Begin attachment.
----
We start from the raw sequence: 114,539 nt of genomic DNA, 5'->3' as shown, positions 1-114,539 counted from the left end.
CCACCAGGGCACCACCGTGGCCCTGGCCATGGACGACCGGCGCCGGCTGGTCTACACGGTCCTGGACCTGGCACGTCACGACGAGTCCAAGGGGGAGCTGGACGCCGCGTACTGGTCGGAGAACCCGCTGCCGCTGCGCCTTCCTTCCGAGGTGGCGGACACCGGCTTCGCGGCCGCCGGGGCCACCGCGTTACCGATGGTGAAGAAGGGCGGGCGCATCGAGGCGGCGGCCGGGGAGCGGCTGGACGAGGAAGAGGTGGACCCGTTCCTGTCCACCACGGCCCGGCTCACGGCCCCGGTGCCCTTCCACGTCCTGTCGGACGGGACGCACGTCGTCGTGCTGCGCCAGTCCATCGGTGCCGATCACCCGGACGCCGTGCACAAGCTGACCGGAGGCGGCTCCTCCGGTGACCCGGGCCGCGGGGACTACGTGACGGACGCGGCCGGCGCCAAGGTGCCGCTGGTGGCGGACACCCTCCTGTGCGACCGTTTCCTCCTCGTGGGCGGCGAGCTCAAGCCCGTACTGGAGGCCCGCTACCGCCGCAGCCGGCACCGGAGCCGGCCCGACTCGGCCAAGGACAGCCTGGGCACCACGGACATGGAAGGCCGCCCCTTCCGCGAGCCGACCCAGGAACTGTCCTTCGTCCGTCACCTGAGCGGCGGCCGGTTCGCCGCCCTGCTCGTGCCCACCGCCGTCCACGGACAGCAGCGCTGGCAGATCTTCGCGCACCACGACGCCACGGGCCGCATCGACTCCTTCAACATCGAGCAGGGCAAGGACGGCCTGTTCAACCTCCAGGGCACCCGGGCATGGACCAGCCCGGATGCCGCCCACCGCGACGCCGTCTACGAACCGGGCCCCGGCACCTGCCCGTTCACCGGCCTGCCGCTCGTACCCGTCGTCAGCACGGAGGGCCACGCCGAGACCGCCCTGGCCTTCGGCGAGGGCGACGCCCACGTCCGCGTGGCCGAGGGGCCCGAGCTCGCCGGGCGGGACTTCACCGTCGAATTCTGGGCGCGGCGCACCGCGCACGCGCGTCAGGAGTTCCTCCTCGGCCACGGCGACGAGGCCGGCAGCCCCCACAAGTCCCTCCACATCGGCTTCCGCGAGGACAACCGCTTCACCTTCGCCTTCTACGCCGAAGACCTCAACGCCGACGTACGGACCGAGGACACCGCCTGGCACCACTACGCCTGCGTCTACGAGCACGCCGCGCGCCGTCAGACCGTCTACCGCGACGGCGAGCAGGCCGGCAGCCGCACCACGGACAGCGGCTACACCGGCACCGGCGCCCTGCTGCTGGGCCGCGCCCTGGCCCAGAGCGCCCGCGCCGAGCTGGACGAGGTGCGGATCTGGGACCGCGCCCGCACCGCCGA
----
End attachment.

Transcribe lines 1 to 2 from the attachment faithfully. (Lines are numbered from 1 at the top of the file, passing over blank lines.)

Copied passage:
We start from the raw sequence: 114,539 nt of genomic DNA, 5'->3' as shown, positions 1-114,539 counted from the left end.
CCACCAGGGCACCACCGTGGCCCTGGCCATGGACGACCGGCGCCGGCTGGTCTACACGGTCCTGGACCTGGCACGTCACGACGAGTCCAAGGGGGAGCTGGACGCCGCGTACTGGTCGGAGAACCCGCTGCCGCTGCGCCTTCCTTCCGAGGTGGCGGACACCGGCTTCGCGGCCGCCGGGGCCACCGCGTTACCGATGGTGAAGAAGGGCGGGCGCATCGAGGCGGCGGCCGGGGAGCGGCTGGACGAGGAAGAGGTGGACCCGTTCCTGTCCACCACGGCCCGGCTCACGGCCCCGGTGCCCTTCCACGTCCTGTCGGACGGGACGCACGTCGTCGTGCTGCGCCAGTCCATCGGTGCCGATCACCCGGACGCCGTGCACAAGCTGACCGGAGGCGGCTCCTCCGGTGACCCGGGCCGCGGGGACTACGTGACGGACGCGGCCGGCGCCAAGGTGCCGCTGGTGGCGGACACCCTCCTGTGCGACCGTTTCCTCCTCGTGGGCGGCGAGCTCAAGCCCGTACTGGAGGCCCGCTACCGCCGCAGCCGGCACCGGAGCCGGCCCGACTCGGCCAAGGACAGCCTGGGCACCACGGACATGGAAGGCCGCCCCTTCCGCGAGCCGACCCAGGAACTGTCCTTCGTCCGTCACCTGAGCGGCGGCCGGTTCGCCGCCCTGCTCGTGCCCACCGCCGTCCACGGACAGCAGCGCTGGCAGATCTTCGCGCACCACGACGCCACGGGCCGCATCGACTCCTTCAACATCGAGCAGGGCAAGGACGGCCTGTTCAACCTCCAGGGCACCCGGGCATGGACCAGCCCGGATGCCGCCCACCGCGACGCCGTCTACGAACCGGGCCCCGGCACCTGCCCGTTCACCGGCCTGCCGCTCGTACCCGTCGTCAGCACGGAGGGCCACGCCGAGACCGCCCTGGCCTTCGGCGAGGGCGACGCCCACGTCCGCGTGGCCGAGGGGCCCGAGCTCGCCGGGCGGGACTTCACCGTCGAATTCTGGGCGCGGCGCACCGCGCACGCGCGTCAGGAGTTCCTCCTCGGCCACGGCGACGAGGCCGGCAGCCCCCACAAGTCCCTCCACATCGGCTTCCGCGAGGACAACCGCTTCACCTTCGCCTTCTACGCCGAAGACCTCAACGCCGACGTACGGACCGAGGACACCGCCTGGCACCACTACGCCTGCGTCTACGAGCACGCCGCGCGCCGTCAGACCGTCTACCGCGACGGCGAGCAGGCCGGCAGCCGCACCACGGACAGCGGCTACACCGGCACCGGCGCCCTGCTGCTGGGCCGCGCCCTGGCCCAGAGCGCCCGCGCCGAGCTGGACGAGGTGCGGATCTGGGACCGCGCCCGCACCGCCGA